So we've been posing about Taylor Swift. Like, a lot. And you've probably been hearing her song "Shake It Off" and all of its parodies, plus her new video was released yesterday, and her tickets go on sale on Friday, and, and, and... basically, if you're not a T-Swift fan, it could be a bit much. Especially when you realize that oh my god, you kind of like "Shake It Off." Or the "Blank Space" video isn't quite so bad.
Thankfully, there's (kind of) a cure for that...
This week, in pop culture news...
Jimmy Kimmel's Halloween Prank
Each year, Jimmy Kimmel asks his viewers to prank their kids by telling them they ate all of their Halloween candy. And each year, the videos totally deliver. The reactions from the kids range from complete and total meltdown to a sheepish grin and a, "That's okay!" Sure, it may be kind of evil for adults to trick their kids, but it's all in good fun.
She's known as the "Girl Next Door," but Taylor Swift has had her fair share of public feuds, especially recently with Spotify. She's young, in the public spotlight, and constantly talked about in the news; a spat here and there was bound to happen. It just so happens that Taylor's fights tend to be kind of newsworthy.
So, without further ado, here are some of the best T-Swift feuds:
Taylor Swift vs. Tina Fey and Amy Poehler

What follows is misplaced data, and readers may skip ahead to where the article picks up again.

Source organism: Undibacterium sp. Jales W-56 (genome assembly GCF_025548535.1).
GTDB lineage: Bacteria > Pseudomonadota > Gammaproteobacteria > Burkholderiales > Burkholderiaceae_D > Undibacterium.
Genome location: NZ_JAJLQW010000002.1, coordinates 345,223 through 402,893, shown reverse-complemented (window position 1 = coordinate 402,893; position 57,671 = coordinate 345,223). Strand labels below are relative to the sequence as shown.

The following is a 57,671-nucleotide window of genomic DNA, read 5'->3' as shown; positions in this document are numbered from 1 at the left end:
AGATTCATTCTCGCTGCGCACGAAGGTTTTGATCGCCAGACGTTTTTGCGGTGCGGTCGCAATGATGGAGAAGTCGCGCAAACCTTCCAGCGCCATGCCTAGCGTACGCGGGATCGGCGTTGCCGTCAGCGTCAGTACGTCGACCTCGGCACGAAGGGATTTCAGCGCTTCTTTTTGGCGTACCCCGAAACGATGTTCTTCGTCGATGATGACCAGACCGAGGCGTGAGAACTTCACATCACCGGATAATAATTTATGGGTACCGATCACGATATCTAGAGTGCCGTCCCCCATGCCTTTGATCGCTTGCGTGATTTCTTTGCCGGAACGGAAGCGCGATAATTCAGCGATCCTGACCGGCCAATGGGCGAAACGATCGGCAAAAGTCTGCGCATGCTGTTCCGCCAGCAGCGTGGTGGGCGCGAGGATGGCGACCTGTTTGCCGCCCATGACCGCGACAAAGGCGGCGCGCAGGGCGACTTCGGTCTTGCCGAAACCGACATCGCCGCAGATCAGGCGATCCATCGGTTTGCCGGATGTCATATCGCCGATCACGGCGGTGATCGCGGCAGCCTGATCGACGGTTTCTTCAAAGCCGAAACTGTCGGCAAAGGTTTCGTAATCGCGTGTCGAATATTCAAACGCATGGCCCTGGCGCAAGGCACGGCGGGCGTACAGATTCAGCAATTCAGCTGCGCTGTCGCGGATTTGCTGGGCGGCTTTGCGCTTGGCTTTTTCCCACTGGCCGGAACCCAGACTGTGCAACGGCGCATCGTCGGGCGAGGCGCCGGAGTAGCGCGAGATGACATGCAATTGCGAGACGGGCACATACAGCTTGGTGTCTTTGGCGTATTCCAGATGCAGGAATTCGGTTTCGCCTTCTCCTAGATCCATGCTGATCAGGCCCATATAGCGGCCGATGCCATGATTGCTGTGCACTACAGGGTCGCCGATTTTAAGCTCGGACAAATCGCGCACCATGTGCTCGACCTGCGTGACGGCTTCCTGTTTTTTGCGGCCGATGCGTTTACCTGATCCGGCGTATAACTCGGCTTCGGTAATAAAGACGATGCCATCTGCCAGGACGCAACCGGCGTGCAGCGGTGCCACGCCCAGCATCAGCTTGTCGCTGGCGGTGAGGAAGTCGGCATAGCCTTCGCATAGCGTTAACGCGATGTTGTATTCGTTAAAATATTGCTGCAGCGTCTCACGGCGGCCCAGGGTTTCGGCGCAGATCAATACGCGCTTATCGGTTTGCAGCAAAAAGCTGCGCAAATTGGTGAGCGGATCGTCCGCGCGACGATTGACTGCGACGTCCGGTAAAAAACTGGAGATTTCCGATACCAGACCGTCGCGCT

The final numbers for Taylor Swift's 1989 are in: the album sold a whopping 1.287 million records in its first week alone.
To that, T-Swift had this to say (or lip-sync, whatevs):
Looks like TSwift and Spotify are never, ever, ever getting back together. Following the release of 1989, Taylor Swift pulled her entire music catalog from Spotify, the online music-streaming service.
Although Spotify wasn't given her latest album to stream, now Spotify users can't even listen to her old albums. Swift has been pretty upfront about the fact that she's not a fan of streaming services. Last year, she told the Wall Street Journal "piracy, file sharing and streaming have shrunk the numbers of paid album sales drastically and every artist has handled this blow differently." (As if Taylor has a problem with getting paid album sales. 1989 is rumored to have sold more than 1.3 million copies in its first week alone, a feat not achieved by an artist since 2002.)
Spotify immediately wrote a blog post about Taylor's decision, saying that nearly 16 million of its 40 million users have listened to T. Swift in the last 30 days alone. "We hope she’ll change her mind and join us in building a new music economy that works for everyone," they wrote. They also kept the post fun with a postscript that quotes some Taylor Lyrics, and they dedicated two playful playlists to the singer.
Taylor's decision has left fans divided. What do you think? Should she have left her songs on Spotify, or was she right to remove them?
(BTW, we're aiming for a Taylor Swift-themed week on the blog. Wish us luck.)